Multiple sclerosis (MS) is a disease of the central nervous system where the protective covering of nerves called myelin becomes inflamed. Currently, there are no cures for the disease, but several available treatment options. It is common that patients use medical treatments and therapy to treat this disease, but given that there is no cure, more people are willing to try alternative or other complimentary therapies that may ease the patients’ symptoms when suffering from the disease. These therapies are not intended to cure MS but there is evidence that they are helpful if done alongside the prescribed treatment.
It is recommended that these alternative therapies be used only after being discussed with your doctor. For instance, acupuncture or yoga can be a stress reducer and help manage the symptoms of MS, but it can have other negative effects on your body. It is important that all forms of alternative medical treatment are discussed with your doctor first; doctors have the required knowledge of your health and possible interactions, thus are able to recommend the best actions for your health. They are able to point out any potential side effects or negative effects from the alternative treatment.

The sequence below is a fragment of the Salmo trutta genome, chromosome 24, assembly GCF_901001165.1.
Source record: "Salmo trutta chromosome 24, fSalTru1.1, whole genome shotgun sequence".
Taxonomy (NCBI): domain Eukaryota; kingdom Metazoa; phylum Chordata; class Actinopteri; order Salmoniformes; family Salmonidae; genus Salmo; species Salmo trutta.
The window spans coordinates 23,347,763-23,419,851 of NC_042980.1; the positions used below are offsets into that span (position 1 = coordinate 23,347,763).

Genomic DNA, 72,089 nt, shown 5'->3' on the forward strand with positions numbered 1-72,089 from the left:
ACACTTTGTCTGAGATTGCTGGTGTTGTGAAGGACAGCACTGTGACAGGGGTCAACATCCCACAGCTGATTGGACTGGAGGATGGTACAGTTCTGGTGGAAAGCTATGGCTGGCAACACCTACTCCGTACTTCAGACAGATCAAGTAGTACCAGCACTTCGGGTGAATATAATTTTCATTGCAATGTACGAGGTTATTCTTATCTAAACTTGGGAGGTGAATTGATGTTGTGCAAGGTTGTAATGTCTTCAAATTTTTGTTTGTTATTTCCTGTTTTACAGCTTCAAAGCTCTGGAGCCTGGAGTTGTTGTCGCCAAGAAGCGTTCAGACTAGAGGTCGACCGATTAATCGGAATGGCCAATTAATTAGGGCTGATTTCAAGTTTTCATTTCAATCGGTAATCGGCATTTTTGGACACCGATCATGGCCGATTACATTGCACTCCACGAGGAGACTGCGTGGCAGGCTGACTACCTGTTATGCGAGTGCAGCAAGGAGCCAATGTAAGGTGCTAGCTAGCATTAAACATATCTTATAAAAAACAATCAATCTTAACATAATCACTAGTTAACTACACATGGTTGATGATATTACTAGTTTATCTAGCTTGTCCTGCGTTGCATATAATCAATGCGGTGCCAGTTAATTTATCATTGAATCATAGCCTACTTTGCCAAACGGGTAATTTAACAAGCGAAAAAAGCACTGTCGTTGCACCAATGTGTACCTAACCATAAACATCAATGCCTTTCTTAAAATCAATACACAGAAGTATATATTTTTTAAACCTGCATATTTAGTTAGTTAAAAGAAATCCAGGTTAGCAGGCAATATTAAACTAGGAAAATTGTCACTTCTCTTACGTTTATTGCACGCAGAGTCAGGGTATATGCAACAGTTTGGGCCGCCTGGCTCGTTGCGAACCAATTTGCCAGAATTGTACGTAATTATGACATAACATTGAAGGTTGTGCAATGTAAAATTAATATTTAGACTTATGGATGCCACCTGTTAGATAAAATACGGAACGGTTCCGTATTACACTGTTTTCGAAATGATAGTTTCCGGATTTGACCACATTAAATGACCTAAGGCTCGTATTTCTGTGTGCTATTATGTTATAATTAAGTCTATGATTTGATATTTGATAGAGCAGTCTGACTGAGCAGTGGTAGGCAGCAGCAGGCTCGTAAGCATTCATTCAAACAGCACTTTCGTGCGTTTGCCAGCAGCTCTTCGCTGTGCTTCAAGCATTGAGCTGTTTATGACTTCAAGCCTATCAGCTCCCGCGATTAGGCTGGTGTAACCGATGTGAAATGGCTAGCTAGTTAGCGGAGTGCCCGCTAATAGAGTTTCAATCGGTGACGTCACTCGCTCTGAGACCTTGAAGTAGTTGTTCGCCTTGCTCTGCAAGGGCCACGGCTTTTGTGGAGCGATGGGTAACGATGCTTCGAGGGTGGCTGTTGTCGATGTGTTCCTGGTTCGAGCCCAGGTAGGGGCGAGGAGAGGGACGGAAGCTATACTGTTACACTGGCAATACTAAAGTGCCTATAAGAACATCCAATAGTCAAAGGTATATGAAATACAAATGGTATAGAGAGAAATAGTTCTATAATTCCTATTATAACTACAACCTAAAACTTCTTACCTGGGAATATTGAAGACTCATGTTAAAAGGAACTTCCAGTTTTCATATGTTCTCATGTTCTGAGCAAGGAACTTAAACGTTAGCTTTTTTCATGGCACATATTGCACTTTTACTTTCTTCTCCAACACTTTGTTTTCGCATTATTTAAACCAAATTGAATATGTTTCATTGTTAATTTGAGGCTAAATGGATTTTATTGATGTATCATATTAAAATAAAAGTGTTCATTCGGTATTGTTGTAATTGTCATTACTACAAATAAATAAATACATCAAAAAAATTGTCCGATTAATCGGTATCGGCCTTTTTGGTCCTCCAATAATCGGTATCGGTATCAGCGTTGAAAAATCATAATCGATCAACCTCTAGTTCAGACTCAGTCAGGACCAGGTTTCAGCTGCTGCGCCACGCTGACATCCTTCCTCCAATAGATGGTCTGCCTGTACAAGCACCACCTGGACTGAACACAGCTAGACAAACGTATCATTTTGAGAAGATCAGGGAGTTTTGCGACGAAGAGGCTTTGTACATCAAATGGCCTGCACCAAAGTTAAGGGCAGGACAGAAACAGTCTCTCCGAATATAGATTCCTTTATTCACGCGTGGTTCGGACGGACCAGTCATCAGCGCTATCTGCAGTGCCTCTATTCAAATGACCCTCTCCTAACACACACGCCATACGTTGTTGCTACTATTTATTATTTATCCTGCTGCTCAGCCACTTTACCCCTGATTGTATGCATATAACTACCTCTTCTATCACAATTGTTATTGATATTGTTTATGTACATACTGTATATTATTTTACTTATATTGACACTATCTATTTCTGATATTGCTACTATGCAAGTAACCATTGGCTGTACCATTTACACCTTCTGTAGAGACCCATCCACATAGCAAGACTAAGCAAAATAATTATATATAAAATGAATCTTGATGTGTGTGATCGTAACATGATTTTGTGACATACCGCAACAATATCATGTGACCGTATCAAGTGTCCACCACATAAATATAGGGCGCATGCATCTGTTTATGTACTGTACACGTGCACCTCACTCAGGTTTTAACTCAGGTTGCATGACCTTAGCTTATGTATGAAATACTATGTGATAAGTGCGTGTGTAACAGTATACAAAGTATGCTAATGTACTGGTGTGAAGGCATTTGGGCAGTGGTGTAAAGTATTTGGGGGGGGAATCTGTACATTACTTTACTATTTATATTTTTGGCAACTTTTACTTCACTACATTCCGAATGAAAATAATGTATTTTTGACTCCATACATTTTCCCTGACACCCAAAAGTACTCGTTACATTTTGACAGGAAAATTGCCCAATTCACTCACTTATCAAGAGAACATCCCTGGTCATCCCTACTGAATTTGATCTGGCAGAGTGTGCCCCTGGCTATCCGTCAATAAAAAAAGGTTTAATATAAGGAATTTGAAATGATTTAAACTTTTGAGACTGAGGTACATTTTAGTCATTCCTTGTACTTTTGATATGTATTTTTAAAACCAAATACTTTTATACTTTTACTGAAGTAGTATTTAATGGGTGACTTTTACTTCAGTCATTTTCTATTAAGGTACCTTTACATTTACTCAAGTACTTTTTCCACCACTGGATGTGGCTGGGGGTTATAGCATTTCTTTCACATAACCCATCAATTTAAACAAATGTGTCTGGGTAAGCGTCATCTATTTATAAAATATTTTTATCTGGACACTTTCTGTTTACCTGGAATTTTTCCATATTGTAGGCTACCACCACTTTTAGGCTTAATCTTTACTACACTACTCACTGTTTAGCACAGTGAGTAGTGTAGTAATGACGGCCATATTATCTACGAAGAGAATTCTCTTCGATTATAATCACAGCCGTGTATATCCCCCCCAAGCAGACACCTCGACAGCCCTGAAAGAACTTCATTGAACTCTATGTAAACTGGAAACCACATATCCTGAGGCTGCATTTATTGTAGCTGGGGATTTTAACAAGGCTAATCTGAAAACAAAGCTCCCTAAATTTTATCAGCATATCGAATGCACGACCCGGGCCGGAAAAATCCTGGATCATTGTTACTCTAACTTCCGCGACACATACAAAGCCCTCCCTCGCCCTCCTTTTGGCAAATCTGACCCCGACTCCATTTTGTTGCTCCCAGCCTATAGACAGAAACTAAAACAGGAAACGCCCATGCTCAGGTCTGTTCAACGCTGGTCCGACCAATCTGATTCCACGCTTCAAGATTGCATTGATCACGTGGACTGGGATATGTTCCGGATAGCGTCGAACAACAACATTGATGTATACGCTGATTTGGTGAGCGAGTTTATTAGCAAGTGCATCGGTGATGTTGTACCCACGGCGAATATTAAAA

One example would be to take primrose oil, which may help in lessening the effects of MS symptoms. Primrose oil contains linoleic acid, an ingredient easily found in sunflower seeds, which has underwent promising studies that show that it may ease symptoms of MS. Additionally, massage therapy is a commonly used option for patients with MS, as it can help reduce stress and depression. It is a low risk alternative treatment, but there is no hard evidence that this therapy helps with treating MS.
Some of these therapies can prove to be quite helpful for patients with MS, but consulting your physician before beginning them is vital. This will allow the patient to have a second opinion and the physician could suggest monitoring techniques to see if that therapy is working for the specific individual.
Alternative and Complementary Therapies for MS. WebMD. Retrieved from: http://www.webmd.com/multiple-sclerosis/guide/multiple-sclerosis-alternative-therapies#2